The Road to Wellville (1994) from Tuna and Johnny Web (Uncle Scoopy; Greg Wroblewski)
Tuna's comments in white:
The Road to Wellville (1994) has finally come to DVD, but, unfortunately, in a featureless, pan-n-scan 4/3 version. The good news is that the image quality is excellent.
The film is set in turn of the century Battle Creek, Michigan, and is
a spoof of health spas and fads. Bridget Fonda and husband Matthew
Broderick come to the resort run by Dr. Kellogg (Anthony Hopkins) for
the cure. The spa is all about cleansing the colon, and treatment
includes 5 high colonics per day, a strict vegetarian diet, no smoking
or drinking, and absolutely no sex. Broderick is deemed critical, and
is assigned to the care of top nurse Graves (Traci Lind). He becomes
immediately smitten both by her, and the woman across the hall (Lara
|While Broderick is romancing Boyle and Lind, Fonda is lured to some
other fringe treatment specialists, and finally goes to Dr. Spitzvogel,
who "manipulates her womb." Fonda shows breasts, first in a milk bath,
then, near the end, while having her womb manipulated on a picnic.
Lind shows buns and breasts when Broderick mentally undresses her, and
exposes a nipple in a great down-blouse. Boyle shows breasts being
mentally undressed, then later as a prelude to sex with Broderick.
The cinematography is lovely, and was nominated for one international award.
Scoop's notes in yellow:
I guess Tuna and I would have to say that the 5.1 IMDb rating for this movie is too low. We both liked it more than that score would have indicated to us. It ain't Citizen Fookin' Kane. Some of the minor characters are emphasized and/or dropped for no reason, the humor can be juvenile and repetitive, and the plot and characterization sometimes seem sloppily constructed, but the film has plenty of positives.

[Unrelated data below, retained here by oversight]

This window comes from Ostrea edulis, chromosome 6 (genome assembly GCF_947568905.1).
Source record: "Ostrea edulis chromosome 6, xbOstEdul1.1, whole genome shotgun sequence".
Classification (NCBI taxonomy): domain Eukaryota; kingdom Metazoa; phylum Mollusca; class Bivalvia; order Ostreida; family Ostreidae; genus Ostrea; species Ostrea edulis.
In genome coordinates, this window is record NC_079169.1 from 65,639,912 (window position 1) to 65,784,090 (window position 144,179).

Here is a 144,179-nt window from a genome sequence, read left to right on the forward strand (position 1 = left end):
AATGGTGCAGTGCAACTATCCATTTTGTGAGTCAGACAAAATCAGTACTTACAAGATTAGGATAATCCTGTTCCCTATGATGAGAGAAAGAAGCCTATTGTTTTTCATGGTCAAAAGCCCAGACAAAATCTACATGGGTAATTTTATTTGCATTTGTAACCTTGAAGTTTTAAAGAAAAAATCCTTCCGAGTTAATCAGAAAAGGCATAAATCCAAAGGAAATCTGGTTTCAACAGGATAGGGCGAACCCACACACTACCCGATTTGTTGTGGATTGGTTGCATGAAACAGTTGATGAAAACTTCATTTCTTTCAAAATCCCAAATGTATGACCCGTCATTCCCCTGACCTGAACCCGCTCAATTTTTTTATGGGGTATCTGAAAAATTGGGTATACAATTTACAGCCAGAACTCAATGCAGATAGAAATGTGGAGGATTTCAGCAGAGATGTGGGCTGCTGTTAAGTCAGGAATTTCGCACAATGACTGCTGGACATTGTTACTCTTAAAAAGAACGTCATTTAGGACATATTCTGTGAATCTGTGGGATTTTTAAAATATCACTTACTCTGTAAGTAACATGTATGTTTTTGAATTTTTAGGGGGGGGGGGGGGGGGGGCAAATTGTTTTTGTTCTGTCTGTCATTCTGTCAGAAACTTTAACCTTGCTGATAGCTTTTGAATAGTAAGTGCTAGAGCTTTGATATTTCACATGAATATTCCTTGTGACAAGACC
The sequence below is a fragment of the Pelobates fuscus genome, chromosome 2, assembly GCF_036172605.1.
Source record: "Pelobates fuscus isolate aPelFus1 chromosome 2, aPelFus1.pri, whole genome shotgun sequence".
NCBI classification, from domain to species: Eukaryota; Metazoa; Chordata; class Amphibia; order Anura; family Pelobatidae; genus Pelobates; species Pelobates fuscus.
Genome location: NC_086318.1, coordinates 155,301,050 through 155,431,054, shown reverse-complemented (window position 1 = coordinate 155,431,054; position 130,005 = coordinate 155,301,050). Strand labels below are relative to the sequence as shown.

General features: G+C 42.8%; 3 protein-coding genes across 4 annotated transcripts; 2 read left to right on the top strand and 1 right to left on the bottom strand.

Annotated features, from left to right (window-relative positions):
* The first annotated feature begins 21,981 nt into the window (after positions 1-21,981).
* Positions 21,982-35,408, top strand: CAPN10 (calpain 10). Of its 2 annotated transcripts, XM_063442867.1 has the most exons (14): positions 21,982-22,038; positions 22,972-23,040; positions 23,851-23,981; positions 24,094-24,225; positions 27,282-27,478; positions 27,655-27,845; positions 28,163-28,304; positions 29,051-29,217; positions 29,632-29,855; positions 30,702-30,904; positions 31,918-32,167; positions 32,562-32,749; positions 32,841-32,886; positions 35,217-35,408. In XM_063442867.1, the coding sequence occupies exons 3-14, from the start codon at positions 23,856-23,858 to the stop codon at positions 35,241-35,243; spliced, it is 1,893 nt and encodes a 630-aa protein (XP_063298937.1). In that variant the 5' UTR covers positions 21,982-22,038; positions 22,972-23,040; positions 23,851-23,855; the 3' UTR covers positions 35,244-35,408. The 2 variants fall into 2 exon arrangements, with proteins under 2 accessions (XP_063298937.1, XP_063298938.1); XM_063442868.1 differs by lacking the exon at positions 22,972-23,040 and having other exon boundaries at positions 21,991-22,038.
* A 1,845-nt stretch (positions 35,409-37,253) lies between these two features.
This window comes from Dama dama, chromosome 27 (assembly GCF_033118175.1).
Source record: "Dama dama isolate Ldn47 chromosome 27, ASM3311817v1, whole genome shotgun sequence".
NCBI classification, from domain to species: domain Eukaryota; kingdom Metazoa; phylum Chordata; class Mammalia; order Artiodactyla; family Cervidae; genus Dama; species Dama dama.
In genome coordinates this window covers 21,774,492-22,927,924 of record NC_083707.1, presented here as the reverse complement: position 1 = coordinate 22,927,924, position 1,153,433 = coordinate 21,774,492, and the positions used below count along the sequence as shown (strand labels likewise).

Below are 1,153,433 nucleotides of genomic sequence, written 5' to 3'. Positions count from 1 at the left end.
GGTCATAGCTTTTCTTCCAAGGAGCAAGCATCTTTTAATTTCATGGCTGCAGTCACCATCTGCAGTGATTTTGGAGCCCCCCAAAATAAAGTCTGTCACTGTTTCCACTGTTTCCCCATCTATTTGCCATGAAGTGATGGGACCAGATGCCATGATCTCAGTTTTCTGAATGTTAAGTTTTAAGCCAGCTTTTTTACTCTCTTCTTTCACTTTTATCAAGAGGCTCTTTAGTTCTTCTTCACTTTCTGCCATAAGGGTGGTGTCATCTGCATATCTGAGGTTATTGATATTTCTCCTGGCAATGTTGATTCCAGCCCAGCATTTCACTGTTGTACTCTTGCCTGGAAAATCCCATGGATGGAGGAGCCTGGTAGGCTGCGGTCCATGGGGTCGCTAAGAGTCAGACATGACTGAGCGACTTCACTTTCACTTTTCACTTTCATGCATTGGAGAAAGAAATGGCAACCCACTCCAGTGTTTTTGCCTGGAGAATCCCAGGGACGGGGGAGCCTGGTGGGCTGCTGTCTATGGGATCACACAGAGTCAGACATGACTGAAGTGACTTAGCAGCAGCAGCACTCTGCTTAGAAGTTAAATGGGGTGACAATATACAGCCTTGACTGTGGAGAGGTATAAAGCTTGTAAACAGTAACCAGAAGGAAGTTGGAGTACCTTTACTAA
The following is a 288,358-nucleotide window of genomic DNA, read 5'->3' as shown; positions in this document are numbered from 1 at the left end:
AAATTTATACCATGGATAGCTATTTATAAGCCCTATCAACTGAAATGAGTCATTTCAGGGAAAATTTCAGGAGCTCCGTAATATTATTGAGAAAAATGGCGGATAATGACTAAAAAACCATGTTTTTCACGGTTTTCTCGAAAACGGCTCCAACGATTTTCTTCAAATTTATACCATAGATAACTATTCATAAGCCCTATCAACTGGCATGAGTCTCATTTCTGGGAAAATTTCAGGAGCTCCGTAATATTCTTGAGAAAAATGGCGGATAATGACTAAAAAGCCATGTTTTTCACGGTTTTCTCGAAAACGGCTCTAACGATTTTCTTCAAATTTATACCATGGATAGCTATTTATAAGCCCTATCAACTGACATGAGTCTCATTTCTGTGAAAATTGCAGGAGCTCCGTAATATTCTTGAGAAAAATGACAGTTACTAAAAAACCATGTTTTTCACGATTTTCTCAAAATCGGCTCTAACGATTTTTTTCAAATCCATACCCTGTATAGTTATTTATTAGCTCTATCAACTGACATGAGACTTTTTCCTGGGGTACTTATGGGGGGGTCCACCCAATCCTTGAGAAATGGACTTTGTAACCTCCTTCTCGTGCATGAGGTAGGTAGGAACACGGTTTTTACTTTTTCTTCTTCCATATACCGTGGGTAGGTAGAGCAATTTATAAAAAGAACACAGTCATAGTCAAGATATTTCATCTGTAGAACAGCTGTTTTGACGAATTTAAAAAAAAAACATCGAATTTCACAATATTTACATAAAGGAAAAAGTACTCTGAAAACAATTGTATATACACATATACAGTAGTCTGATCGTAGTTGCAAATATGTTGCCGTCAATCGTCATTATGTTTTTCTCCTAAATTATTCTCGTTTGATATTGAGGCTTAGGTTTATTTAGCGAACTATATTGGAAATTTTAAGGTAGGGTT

Although the story told in the film is crazy hyperbole, it does have some limited basis in reality. There is an interesting comment at IMDb about this. Here is what the man says:
familiar with the novel say that writer/director Alan Parker botched
an opportunity to create a hilarious and scatological masterpiece. I
don't know. I've never read the book, though I now plan to! But I enjoyed
the movie in a retro-SciFi kind of way, and got a few laughs out of it.
I felt that they were trying too hard with the humor, and that the film just wasn't as funny as it seemed to think it was, but my significant other (who is a naturalized citizen) laughed non-stop, and thought it was a spot-on portrayal of Americans and their obsessions. Her comment "it doesn't seem like America changed much in that past century".
Return to the Movie House home page